October is Breast Cancer Awareness Month—it’s a time to show your support for those impacted by breast cancer and prioritize your own health by scheduling your annual screening mammogram.
Electronic medical records, like Mass General Brigham’s Patient Gateway, give you access to your test results faster than ever before. But oftentimes, when those results land in your inbox, you might be unsure how to interpret them. This is particularly true when it comes to your annual screening mammogram report.
At Brigham and Women’s Faulkner Hospital, after your appointment with one of our technologists, your mammogram is read by a Brigham and Women’s board-certified subspecialist radiologist who has dedicated their career to breast imaging. In most cases, your mammogram is read within a matter of hours, so there is no waiting and wondering about your results.
“Radiologists use a system called Breast Imaging Reporting and Data System, or BI-RADS, to report your mammography results,” explains Sona Chikarmane, MD, Medical Director of Breast Imaging at Brigham and Women’s Faulkner Hospital. “In Patient Gateway, you will see one of three findings: BI-RADS 1 (negative), BI-RADS 2 (benign) or BI-RADS 0 (incomplete). If your results are BI-RADS 1 or 2, it means either nothing out of the ordinary was seen (negative) or we saw something we expected to see like a prior biopsy clip or post-surgical changes (benign). If your results are incomplete, you will be called back for additional imaging.”
Dr. Chikarmane stresses that a call back does not mean you have breast cancer. “It just means we need to get a better look at your breast tissue,” she says. “A screening mammogram consists of four standard images. Sometimes those four images of your breasts just aren’t enough for us to conclude there is nothing worrisome going on.”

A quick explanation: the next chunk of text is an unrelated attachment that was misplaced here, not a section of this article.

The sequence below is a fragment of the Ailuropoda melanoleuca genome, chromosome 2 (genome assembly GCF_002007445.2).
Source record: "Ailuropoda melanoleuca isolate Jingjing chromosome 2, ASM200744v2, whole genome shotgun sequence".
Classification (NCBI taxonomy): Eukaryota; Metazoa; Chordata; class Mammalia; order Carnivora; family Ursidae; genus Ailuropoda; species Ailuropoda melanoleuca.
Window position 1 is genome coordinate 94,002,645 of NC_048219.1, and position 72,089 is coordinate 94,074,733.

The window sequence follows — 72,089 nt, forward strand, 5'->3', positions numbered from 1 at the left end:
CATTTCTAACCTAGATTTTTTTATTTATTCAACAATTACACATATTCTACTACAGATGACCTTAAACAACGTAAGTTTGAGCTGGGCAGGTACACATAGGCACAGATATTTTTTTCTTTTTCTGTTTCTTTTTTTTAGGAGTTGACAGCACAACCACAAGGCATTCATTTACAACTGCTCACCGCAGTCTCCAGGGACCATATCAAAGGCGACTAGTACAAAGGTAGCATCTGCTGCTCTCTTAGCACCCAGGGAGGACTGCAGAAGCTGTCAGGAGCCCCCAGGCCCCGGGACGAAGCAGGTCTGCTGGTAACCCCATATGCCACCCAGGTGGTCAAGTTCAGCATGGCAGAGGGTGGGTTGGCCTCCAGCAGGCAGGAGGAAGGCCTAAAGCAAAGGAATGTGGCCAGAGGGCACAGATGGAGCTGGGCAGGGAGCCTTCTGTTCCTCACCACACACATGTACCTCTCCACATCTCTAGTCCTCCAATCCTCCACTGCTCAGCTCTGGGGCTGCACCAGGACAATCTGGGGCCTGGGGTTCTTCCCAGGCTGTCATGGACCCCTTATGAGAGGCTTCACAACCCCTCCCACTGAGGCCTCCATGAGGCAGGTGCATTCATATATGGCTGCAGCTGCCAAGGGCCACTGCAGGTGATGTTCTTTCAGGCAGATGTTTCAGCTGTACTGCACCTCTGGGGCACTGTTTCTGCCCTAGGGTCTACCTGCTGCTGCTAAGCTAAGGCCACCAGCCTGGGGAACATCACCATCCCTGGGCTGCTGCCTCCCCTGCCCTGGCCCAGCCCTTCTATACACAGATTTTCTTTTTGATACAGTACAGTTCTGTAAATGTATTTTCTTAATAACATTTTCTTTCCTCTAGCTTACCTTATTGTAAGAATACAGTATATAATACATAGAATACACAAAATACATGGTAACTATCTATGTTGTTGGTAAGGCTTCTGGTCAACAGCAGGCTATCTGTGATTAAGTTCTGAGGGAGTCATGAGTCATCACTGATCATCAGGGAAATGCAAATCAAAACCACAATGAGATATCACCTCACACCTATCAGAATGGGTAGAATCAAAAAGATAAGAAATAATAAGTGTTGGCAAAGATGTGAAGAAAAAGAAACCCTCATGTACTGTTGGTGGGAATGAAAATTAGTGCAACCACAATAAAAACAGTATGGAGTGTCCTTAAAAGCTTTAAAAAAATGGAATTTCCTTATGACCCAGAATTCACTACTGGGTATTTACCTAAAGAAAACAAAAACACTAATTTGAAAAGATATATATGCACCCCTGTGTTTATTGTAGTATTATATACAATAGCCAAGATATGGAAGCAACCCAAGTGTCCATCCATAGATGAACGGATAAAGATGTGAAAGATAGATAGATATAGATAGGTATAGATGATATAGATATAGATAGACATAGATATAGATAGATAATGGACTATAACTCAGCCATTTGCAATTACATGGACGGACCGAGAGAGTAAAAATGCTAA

Less than 10 percent of women are called back for additional imaging, but, for those women, the worry can be overwhelming. Dr. Chikarmane says, “When you come in for your follow-up appointment, a board-certified radiologist who specializes in breast imaging will be onsite. We’ll take additional images using mammogram and possibly ultrasound. This gives us the best possible view of your breast tissue.”
If something is found, your treatment plan will begin immediately.
Mammogram reports also include a rating for breast density. Dr. Chikarmane says there are four groups: A. fatty, B. scattered, C. heterogeneously dense and D. extremely dense. Women with dense breast tissue are at higher risk for breast cancer compared to women with less dense breast tissue. Dense breast tissue also makes it harder for radiologists to see cancer. “If patients have questions about their breast density, they should speak with their provider,” says Dr. Chikarmane. “If you have other risk factors for breast cancer, you might consider supplemental screening with ultrasound or MRI if you qualify.”
Dr. Chikarmane also stresses that if you have any questions about your mammogram report, you should call your provider. They can walk you through the report and help you understand its nuisances.
Annual screening mammograms are recommended for all women 40 years of age and older. Schedule yours today! Call 617-732-6248.
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